Where the waterway narrowed and the current was too strong, the men offloaded their wagon, repacked their supplies, and continued west on foot. A couple of days later, the party came upon a suitable stretch of land southeast of the old trading post. The open plain there would be easy to cultivate. The men staked their claims which would soon become their homes hewed out from trees cleared from the land.
Benjamin Woodruff left Hiram Tuttle in charge of the settlement while he returned to Ohio to bring his family and more supplies to their new home. Woodruff with his wife and six children arrived back on July 6th. When news of the new settlement reached Detroit, other people ventured west and were welcomed by the original settlers who envisioned a pioneer metropolis. The newcomers built log cabin frontier homes and cleared and fenced off more farmland. The settlement became known as Woodruff’s Grove.
The first crisis hit the new community in August of 1824. Malaria struck many of the settlers. If it wasn’t for the efforts of Ella Woodruff and Elona Rogers making hot porridge every day and taking it to the afflicted, many settlers would have perished. All but one settler survived.
Fall and winter were times of hardship for the settlement. Supplies had all but run out and money was scarce. But the first corn harvest was good and household gardens yielded plenty of turnips, beans, and potatoes. Venison, small game, and fish provided protein to round out their diet that winter.
The spring of 1825 brought more settlers who cleared and fenced off more land. Wildlife began avoiding the area. That same year, the Territorial Government of Michigan proposed a road be cut through the wilderness to link Detroit and Chicago—the two emerging centers of Great Lakes trade. It was argued that building the road would create a commercial and real estate boom along the road stretching the width of the Michigan territory. The road would also allow the Michigan militia to move supplies and manpower quickly to Chicago if necessary.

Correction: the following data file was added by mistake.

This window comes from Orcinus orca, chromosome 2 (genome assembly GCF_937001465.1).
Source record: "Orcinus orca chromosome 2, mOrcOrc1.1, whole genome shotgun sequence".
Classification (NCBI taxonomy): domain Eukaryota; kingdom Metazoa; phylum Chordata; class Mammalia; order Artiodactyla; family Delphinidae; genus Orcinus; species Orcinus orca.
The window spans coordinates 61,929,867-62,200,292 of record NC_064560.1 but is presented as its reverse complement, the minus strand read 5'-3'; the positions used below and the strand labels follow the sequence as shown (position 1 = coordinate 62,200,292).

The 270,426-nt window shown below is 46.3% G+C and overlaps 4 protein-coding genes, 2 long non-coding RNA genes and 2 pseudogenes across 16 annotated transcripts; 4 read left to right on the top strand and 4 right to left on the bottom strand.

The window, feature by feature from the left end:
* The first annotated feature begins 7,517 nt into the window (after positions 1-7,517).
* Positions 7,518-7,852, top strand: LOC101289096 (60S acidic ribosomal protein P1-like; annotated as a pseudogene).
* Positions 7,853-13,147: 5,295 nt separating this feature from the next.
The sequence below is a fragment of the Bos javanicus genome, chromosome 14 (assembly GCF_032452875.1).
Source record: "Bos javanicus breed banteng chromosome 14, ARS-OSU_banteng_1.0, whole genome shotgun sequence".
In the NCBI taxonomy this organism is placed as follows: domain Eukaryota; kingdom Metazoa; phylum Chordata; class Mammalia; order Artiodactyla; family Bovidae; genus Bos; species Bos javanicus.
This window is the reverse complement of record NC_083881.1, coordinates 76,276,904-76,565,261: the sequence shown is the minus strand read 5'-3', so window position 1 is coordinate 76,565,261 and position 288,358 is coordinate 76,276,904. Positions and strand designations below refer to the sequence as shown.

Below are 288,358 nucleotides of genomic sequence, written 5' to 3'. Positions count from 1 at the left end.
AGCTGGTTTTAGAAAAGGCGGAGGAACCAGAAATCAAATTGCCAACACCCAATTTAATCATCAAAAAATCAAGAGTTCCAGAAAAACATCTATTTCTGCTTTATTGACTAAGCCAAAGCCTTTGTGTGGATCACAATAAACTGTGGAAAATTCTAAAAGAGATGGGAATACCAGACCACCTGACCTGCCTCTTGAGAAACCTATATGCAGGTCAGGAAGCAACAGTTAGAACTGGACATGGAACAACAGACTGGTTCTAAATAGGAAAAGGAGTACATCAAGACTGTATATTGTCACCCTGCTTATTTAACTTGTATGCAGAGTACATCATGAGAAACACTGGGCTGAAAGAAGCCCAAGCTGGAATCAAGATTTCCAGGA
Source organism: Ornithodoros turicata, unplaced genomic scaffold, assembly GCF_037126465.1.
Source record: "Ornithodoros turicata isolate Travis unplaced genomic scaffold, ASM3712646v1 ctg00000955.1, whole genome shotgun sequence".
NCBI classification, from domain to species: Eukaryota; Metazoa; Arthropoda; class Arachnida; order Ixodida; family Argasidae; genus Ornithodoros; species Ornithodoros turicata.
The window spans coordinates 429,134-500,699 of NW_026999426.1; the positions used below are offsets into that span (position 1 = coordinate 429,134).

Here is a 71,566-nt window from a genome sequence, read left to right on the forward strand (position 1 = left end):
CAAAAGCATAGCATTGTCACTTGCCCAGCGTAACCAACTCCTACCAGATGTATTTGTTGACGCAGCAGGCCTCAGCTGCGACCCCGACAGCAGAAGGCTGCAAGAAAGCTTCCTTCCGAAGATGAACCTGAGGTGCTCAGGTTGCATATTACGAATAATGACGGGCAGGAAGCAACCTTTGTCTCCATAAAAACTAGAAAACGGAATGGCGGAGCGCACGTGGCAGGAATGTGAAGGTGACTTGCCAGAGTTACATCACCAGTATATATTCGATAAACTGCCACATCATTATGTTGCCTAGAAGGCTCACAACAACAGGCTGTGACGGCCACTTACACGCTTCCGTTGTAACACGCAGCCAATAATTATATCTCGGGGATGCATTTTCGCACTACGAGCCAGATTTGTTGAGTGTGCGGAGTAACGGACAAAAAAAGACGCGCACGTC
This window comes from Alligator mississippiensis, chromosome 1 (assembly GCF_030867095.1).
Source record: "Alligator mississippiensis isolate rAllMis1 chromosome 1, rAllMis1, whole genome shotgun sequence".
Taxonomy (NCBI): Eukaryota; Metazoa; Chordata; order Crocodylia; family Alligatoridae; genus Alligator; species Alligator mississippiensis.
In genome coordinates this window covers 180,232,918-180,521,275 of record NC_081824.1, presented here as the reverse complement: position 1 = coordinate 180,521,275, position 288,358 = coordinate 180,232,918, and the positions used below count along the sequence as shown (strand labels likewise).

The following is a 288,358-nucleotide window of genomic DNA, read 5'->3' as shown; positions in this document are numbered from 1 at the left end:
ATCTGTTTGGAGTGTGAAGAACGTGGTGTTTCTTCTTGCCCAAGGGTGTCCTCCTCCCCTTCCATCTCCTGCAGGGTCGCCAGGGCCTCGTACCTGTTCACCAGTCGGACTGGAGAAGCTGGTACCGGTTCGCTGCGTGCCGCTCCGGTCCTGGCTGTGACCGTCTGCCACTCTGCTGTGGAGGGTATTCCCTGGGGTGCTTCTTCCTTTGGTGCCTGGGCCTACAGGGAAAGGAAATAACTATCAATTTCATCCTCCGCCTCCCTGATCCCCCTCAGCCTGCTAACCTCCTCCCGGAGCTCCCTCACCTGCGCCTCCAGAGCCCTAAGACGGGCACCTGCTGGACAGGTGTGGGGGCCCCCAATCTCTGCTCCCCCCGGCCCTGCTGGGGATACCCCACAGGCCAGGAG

Surveyor Orange Risdon was commissioned to lay out a practical route in 1825 and was surprised to find how easy the task was by following the well-worn Pottawatomie Trail through the Huron Valley to the old Sauk Trail west. Much to the dismay of the settlers, the survey team bypassed Woodruff’s Grove by three-quarters of a mile north. The distance was not much as the crow flies, but it was enough to destroy the dream of a pioneer metropolis. The small settlement was abandoned and fell into ruin.
|Greek General Demetrios Ypsilanti|
Soon after the new Chicago Road was surveyed, land developers arrived. Judge Augustus Woodward and his business partners—John Stewart and William Harwood—bought the original French Claims on the Huron River. They platted the land into affordable real estate parcels. They christened their new town Ypsilanti after a Greek general prominent in the news of the day. Shortly after, a frontier town developed. In 1830, Ypsilanti’s first post office was constructed with regular stage and mail service to Detroit instituted. In 1832, the Michigan legislature officially recognized the frontier town as the Village of Ypsilanti. The wilderness had been tamed.